Obscura Antiques & Oddities

A chat with Evan Michelson

by Lina Vergara Huilcamán

This is the kind of shop where I would like people to buy my Christmas presents. Some people love to receive perfumes, others prefer a small “second-hand” dental plate to place on the dressing table and to use for taking weird pictures from time to time. Or like Evan, the owner of Obscura together with her husband Mike, who calls herself a materialist, and simply love the aesthetics of things, their beauty, for the pleasure of looking at them, of listening to them, because beauty speaks to her. And I believe her. Small and packed with objects, this shop is a must-see for anyone who visits The Big Apple and wants to find an interesting corner, something different from the shops that you can find in the streets of every town and airport around the world.
Every time I get in a shop like this, where, among skulls and dental plates, you can find anatomical cards, taxidermic works, but also ancient puppets, wooden legs, post mortem photographs, prints, etc... I wonder why. Why does somebody decide one day to open a shop like this? And every time I am surprised by the answers, because I always discover something new. Mike and Evan’s answer was very simple: “We both are collectors, Mike collects cameras and old photographs. I am obsessed with relics instead, especially Catholic ones” Evan answered me, “it is much better than working in an office, better than a boring job... it was a coincidence, an opportunity” added Mike. The shop opened in the early Nineties and Mike and Evan have been running it for around 24 or 25 years now. Moreover, they are the protagonists of a television reality show, Oddities, produced in 2010 for Science Channel, which you can find on YouTube. An opportunity that nevertheless proves to be predestined, like almost everything in our lives. Do the “coincidences” that Mike has mentioned, exist? Or is it just that our life is the result of a love we first met when we were very young and that we pursue till death?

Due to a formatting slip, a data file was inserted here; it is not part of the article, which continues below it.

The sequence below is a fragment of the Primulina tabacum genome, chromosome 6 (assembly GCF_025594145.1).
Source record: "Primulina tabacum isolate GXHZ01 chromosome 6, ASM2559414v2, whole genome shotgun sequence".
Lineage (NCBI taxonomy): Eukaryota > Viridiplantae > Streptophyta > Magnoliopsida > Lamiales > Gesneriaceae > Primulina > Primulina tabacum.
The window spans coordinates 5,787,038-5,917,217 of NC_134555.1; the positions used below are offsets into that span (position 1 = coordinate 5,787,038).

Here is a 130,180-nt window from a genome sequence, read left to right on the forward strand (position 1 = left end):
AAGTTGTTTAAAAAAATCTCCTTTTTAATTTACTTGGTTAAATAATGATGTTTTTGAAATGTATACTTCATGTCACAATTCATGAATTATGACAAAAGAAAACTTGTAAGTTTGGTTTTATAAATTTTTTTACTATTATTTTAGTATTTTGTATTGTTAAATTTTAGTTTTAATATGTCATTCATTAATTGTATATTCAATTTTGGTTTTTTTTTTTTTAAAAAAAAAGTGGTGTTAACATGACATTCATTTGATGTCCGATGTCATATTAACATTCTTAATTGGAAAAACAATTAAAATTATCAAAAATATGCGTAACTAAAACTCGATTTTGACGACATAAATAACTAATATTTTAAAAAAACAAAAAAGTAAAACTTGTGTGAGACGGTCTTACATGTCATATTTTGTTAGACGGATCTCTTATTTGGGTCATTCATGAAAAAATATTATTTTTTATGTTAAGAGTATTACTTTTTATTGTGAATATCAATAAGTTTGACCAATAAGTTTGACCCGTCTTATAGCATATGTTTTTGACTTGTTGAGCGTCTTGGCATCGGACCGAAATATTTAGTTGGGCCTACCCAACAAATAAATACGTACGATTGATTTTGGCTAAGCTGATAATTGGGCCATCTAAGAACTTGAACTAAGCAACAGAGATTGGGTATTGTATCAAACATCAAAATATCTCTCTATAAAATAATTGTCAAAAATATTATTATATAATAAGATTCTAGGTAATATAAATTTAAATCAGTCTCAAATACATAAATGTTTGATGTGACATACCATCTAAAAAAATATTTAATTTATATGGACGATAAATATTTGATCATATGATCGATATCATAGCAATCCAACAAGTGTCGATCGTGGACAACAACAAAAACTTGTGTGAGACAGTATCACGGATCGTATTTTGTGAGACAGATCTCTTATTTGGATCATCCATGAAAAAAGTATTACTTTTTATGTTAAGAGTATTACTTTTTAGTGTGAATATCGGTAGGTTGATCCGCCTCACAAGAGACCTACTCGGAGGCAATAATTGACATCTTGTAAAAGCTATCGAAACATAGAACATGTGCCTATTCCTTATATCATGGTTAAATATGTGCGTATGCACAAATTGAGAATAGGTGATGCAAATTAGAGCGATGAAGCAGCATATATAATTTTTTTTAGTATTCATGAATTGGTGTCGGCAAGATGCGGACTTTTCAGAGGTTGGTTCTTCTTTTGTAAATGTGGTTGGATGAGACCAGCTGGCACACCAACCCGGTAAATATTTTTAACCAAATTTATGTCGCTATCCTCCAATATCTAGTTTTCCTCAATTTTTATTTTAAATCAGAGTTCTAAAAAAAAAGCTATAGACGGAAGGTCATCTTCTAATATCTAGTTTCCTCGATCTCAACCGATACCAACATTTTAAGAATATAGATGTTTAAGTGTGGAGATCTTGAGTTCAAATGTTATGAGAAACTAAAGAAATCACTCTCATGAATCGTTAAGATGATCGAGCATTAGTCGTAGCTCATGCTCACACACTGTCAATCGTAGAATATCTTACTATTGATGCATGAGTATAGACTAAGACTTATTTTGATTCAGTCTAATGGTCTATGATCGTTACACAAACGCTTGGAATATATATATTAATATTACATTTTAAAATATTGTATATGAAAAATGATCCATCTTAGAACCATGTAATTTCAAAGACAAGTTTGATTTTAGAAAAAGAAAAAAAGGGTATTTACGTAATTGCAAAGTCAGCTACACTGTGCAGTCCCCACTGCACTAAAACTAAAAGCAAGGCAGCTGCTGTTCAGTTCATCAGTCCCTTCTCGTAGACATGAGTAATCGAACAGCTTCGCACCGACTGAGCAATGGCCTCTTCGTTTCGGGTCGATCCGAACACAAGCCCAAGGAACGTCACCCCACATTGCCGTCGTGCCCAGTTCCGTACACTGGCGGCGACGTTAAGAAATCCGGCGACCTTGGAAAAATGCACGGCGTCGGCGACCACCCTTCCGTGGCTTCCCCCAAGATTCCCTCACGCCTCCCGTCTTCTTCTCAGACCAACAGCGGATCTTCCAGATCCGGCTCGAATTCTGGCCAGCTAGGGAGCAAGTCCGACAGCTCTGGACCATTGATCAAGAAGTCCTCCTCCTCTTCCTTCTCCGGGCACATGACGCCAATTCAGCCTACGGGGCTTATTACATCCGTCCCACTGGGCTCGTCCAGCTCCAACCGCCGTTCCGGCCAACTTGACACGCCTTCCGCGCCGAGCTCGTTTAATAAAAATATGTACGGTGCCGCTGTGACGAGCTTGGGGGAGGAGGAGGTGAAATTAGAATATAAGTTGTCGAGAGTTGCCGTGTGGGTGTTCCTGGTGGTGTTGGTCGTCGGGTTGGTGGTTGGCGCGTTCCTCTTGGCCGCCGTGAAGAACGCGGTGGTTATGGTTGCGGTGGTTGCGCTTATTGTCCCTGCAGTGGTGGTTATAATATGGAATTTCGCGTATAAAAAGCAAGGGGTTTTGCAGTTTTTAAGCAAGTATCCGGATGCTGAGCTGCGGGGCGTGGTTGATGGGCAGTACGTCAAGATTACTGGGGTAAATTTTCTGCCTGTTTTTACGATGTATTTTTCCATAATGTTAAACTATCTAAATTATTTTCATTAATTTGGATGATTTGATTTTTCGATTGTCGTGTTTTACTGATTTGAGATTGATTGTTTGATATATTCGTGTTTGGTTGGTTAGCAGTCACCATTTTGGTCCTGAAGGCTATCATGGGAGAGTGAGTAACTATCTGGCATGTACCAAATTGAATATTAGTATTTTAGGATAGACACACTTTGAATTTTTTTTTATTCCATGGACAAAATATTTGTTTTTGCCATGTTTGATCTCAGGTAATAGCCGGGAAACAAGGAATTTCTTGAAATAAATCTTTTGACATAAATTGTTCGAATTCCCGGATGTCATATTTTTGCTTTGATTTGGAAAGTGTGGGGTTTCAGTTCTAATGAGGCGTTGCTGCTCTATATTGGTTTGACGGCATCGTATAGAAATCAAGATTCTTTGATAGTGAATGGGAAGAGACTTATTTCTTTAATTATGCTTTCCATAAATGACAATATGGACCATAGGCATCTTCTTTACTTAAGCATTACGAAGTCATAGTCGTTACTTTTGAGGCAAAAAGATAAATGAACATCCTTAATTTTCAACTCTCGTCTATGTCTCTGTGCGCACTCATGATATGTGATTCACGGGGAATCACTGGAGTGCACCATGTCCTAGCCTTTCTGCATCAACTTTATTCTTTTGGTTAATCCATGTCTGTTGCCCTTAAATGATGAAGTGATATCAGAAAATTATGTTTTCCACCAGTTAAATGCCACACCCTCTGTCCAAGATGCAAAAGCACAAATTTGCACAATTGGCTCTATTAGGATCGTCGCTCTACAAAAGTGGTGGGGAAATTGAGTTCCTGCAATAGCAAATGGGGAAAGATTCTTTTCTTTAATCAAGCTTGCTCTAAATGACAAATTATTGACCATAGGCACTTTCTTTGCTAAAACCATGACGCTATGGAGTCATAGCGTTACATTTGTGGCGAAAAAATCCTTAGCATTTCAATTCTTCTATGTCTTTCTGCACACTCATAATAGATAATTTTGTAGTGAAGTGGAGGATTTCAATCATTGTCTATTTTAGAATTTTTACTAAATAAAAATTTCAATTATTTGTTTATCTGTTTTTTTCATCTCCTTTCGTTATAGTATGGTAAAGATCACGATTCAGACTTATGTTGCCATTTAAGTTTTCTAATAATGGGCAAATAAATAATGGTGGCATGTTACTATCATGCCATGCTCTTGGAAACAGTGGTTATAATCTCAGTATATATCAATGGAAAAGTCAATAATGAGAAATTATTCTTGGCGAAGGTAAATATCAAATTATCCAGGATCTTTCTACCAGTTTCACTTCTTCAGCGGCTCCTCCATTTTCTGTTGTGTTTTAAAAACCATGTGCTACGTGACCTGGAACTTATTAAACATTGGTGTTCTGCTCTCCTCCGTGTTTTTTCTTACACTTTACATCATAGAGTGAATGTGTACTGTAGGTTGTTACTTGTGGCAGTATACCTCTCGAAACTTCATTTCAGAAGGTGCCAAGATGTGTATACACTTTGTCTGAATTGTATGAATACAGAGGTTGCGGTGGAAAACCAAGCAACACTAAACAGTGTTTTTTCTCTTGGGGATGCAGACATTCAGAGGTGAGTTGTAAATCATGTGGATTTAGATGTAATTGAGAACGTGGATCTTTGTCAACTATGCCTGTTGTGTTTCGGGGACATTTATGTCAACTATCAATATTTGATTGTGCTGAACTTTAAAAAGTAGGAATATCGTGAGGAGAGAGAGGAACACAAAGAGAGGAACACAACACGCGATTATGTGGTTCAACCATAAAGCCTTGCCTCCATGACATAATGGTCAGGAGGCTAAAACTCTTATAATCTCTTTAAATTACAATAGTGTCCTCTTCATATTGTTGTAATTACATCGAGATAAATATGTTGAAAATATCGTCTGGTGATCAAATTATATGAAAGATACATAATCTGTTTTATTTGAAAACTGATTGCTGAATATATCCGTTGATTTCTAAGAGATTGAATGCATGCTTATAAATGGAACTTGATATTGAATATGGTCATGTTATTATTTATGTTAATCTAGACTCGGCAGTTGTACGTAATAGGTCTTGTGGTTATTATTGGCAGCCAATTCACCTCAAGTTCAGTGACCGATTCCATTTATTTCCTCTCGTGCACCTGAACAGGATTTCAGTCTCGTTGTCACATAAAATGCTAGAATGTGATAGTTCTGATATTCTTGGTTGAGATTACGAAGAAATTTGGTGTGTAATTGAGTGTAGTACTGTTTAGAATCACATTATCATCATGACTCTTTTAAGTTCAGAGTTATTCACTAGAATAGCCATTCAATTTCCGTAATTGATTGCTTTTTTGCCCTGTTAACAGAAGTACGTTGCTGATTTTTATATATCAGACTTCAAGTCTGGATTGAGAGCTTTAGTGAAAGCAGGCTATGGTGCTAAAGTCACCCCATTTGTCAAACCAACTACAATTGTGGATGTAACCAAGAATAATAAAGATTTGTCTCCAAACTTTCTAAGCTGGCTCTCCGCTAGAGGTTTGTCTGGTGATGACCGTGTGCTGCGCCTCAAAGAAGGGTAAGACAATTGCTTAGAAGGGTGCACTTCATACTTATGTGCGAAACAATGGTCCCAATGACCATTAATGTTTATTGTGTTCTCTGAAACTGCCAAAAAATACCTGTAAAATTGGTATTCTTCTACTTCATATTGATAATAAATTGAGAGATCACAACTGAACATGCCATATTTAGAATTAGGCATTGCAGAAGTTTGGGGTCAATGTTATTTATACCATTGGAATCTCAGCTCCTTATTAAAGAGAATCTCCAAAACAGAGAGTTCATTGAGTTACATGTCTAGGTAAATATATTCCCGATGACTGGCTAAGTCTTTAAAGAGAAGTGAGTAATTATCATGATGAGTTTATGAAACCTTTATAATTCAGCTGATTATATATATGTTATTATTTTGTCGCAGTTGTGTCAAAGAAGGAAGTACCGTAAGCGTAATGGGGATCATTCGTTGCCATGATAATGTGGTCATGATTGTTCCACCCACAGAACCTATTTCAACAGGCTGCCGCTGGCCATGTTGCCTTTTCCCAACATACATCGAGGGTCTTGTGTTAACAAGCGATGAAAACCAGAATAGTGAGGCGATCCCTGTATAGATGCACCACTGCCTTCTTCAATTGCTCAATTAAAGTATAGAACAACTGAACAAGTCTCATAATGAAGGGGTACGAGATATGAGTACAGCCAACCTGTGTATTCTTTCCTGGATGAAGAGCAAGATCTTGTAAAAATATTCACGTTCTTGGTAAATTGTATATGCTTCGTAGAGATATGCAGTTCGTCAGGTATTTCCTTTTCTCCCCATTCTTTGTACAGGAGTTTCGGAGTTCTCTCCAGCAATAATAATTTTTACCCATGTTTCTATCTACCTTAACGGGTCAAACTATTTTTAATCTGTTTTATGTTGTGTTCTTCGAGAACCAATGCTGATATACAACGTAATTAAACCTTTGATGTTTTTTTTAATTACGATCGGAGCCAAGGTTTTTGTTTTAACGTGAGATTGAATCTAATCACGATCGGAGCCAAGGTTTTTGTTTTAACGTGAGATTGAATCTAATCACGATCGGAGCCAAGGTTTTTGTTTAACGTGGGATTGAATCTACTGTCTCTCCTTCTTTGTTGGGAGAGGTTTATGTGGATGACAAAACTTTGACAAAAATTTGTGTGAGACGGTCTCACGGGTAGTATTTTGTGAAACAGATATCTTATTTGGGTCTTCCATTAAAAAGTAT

Evan begins by telling me that she has lived in Italy and Germany when she was a little girl, her father was in the army, and after a sad story –a very sad and long story which I’m not going to tell you– she happened to enter an Italian church of which she doesn’t remember the name and was stricken by the reliquaries, the gold and the beauty of the decorations and the church itself. She found a different vision of death, an aesthetic dimension made of beauty and art that fascinated her, heart and soul, and enchants her even now.
Evan’s story is a love story for the objects that she collects and sells, for the world that she has created and that surrounds her. A love that fills her with emotion. She has been at the Catacombs in Palermo, she tells me, talking about the book The Eternal Vigil that I have brought her, and she adds that she has seen photographs of the mummies since she was very young, because it was easy to find prints, and that she knew those mummies very well because she had looked at them so many times, that when she finally found herself in the Capuchins Catacombs and could see them closely, it was like meeting them again. She recognized every single feature of them. It was like meeting some old friends. “I am not a scientific person” she says, “I am emotional”. Her bond is defined by love and fascination. She is obsessed, attracted and seduced by the aesthetics hidden behind death and behind all the objects that surround it. She is fond of Italy, its museums, the treasures hidden in every town: Palermo and its Catacombs, Verbania and the Church of the Dead, Milan and San Bernardino alle Ossa, Firenze and the Specola but above all the Museum of Pathologic Anatomy, Pavia and the Museum of Anatomy, Bologna and Palazzo Poggi Museum, Rome and the Crypt of the Capuchin Friars... all places that she has visited with Joanna Ebenstein of the Morbid Anatomy Museum in Brooklyn, and that she keeps inside her heart and in the light of her eyes, places where she wants to go back and about which she is going to write. And you? Have you visited all these places that are part of the Italian cultural heritage?

 Obscura Antiques & Oddities
207 Ave A, Manhattan